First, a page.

Hot Cross Buns

Until a few years ago, I had never eaten a hot cross bun. They weren’t an Easter tradition where I come from and to be honest, I generally loathe dried fruit in baked goods. If you ask me, sultanas are the ruin of a quality scone. Which is why I was surprised the first time I tried a hot cross bun and immediately wanted another.

The exact history of the hot cross bun is not known. Some people say a monk in the 12th century baked the buns and incised them with a cross in honor of Good Friday. Others say it was a monk in the 14th century in St. Albans. During the the reign of Queen Elizabeth I, a law was passed that restricted the sale of sweet buns to funerals, Christmas, and Good Friday. Thank heavens that isn’t the law now.

For my recipe, I chop the dried fruit before putting it into the dough. I feel that this helps people like me who have a fear of fruited baked goods. I also add a tart apple to balance the sweetness and stem ginger for a bit of warmth.

Per my friend Rachel’s request, here is my recipe. The quantity of dried fruit I’ve given suits my tastes but you should absolutely tailor it to suit yours. I hope you enjoy them like I do. For breakfast, for elevenses, for tea. . .

 

Ingredients:

For the buns

300 ml + 2 tbsp full fat milk

50 g unsalted butter

1 tsp cinnamon

1/4 tsp allspice

a few dustings of nutmeg

500 g strong white bread flour (plus up to 250 g extra for kneading)

1 tsp salt

75 g caster sugar

7 g fast-action yeast

1 egg, beaten

the zest of 1 orange

25 g mixed peel, chopped

30 g dried cherries, chopped

15 g dried cranberries, chopped

10 g raisins, chopped

1 large piece of stem ginger in syrup, minced

1 small tart apple, peeled, cored, and finely chopped (I use a Cox or a Granny Smith)

 

For the crosses

80 g plain white flour

95 ml water

 

For the glaze

1 tbsp apricot jam

1 tsp golden syrup

1/2 tsp water

 

Method:

Put the milk in a small saucepan and heat it on a low flame until bubbles form. Once this happens, turn off the heat and stir in the butter until it’s melted. Allow the mixture to cool a bit. If you can touch it and it doesn’t feel too hot, that’s perfect. Mix in the cinnamon, allspice, and nutmeg.

In a large bowl, whisk together the flour, sugar, salt, and yeast.

Make a well in  flour mixture. Pour the spiced milk mixture and crack the egg into it. Stir this with a wooden spoon just until the ingredients come together forming a shaggy sticky dough.

Remove the dough from the bowl and knead it on a lightly floured surface. Add extra flour if it’s too sticky to handle, but keep in mind that too much flour will make dense dough. Knead the dough until is smooth. This takes me about 8 minutes. It might take more or less time for you.  Once the dough is properly elastic, put it in a large lightly greased bowl and cover it with cling film. Allow it to rise someplace warm and draught free until it doubles in bulk. This can take 1-2 hours.

When the dough has doubled, add the zest, peel, cherries, cranberries, raisins, apple, and ginger to the bowl. Knead them into the dough until they are well incorporated. Then once again cover it with cling film and allow the dough to rise a second time. Roughly another hour.

After it has raised a second time, tip the dough out of the bowl and divide it dough into 12 pieces. You can be precise and weigh it all like you’re in the Bake Off or you can eyeball it. I do the latter. Roll the pieces into smooth balls on a lightly floured surface.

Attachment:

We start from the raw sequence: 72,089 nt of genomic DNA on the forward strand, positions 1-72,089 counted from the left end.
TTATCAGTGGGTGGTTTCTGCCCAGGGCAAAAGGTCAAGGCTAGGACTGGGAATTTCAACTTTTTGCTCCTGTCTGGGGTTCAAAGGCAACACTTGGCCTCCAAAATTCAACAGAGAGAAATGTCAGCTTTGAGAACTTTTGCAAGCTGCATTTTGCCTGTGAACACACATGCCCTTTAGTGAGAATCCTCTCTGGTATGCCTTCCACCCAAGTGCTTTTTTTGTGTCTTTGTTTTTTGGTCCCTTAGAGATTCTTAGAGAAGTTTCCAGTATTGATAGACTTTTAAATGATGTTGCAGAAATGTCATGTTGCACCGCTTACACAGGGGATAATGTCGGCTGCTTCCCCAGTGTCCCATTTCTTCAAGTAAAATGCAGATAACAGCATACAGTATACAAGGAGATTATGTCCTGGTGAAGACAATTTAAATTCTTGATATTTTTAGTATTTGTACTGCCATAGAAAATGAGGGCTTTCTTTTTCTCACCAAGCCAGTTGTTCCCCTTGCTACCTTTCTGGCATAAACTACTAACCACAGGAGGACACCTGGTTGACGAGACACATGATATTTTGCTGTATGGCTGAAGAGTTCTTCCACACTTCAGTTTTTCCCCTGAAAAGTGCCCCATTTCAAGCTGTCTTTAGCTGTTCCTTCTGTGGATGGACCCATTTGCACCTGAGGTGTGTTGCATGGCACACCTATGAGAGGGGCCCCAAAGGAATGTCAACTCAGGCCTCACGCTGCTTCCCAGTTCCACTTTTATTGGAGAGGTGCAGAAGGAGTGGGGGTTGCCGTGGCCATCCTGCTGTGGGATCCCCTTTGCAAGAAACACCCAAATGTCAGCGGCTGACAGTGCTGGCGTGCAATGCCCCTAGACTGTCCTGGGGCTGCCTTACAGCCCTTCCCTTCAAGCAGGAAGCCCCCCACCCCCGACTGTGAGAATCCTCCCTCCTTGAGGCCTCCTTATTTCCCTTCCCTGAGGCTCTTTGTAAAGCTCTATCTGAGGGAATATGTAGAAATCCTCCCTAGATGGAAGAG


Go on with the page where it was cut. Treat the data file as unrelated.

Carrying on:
Line a rectangular glass or earthenware dish with baking paper. Place the buns in it. They should be touching, but make sure there is also enough room for them to expand. Cover them with plastic wrap and allow them to rise one last time.

Preheat the oven to Gas 7/220°C/425°F.

While the oven heats, mix the flour and water to form a thick paste for the crosses. If it’s too thick, add a teaspoon of water. If it’s too runny, add a teaspoon of flour. Once the desired consistency has been achieved, spoon the mixture into a piping bag. Be careful that the paste doesn’t run everywhere. Gently pipe a straight line across a row of buns. I like to start going from left to right. Then do the next row and so on. To finish the crosses, rotate your dish and pipe lines in the other direction so they are perpendicular.

Bake the buns on the middle shelf of your oven for approximately 20 minutes or until golden brown. While they bake, make the glaze by putting the jam, syrup, and water in a small pot and bringing them to a boil. Allow it to thicken a moment before turning off the heat.

After you have removed the buns from the oven, immediately brush them with the glaze then transfer them to a cooling rack.

 

 

 

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2 thoughts on “Hot Cross Buns

  1. I really want to try this, dried fruit be damned. You got an Amurican version sans metric. And what is golden syrup and mixed peel? Caster sugar is powdered sugar, right?

    • Hello Ms. Meriwether. Mixed peel is candied citrus peel. Nigella Lawson’s website spells it out here. https://www.nigella.com/ask/real-mixed-peel Golden Syrup is a vanilla flavoured syrup from the UK. It’s not the same as corn syrup. I know I’ve seen it in grocery stores in L.A. and Amazon carries it as well. Caster sugar is finer than granulated. I’m sorry I haven’t converted it. Everything here is measured by weight rather than volume. Google is very handy for conversions though. Believe me. I’ve been converting recipes for 9 years. x

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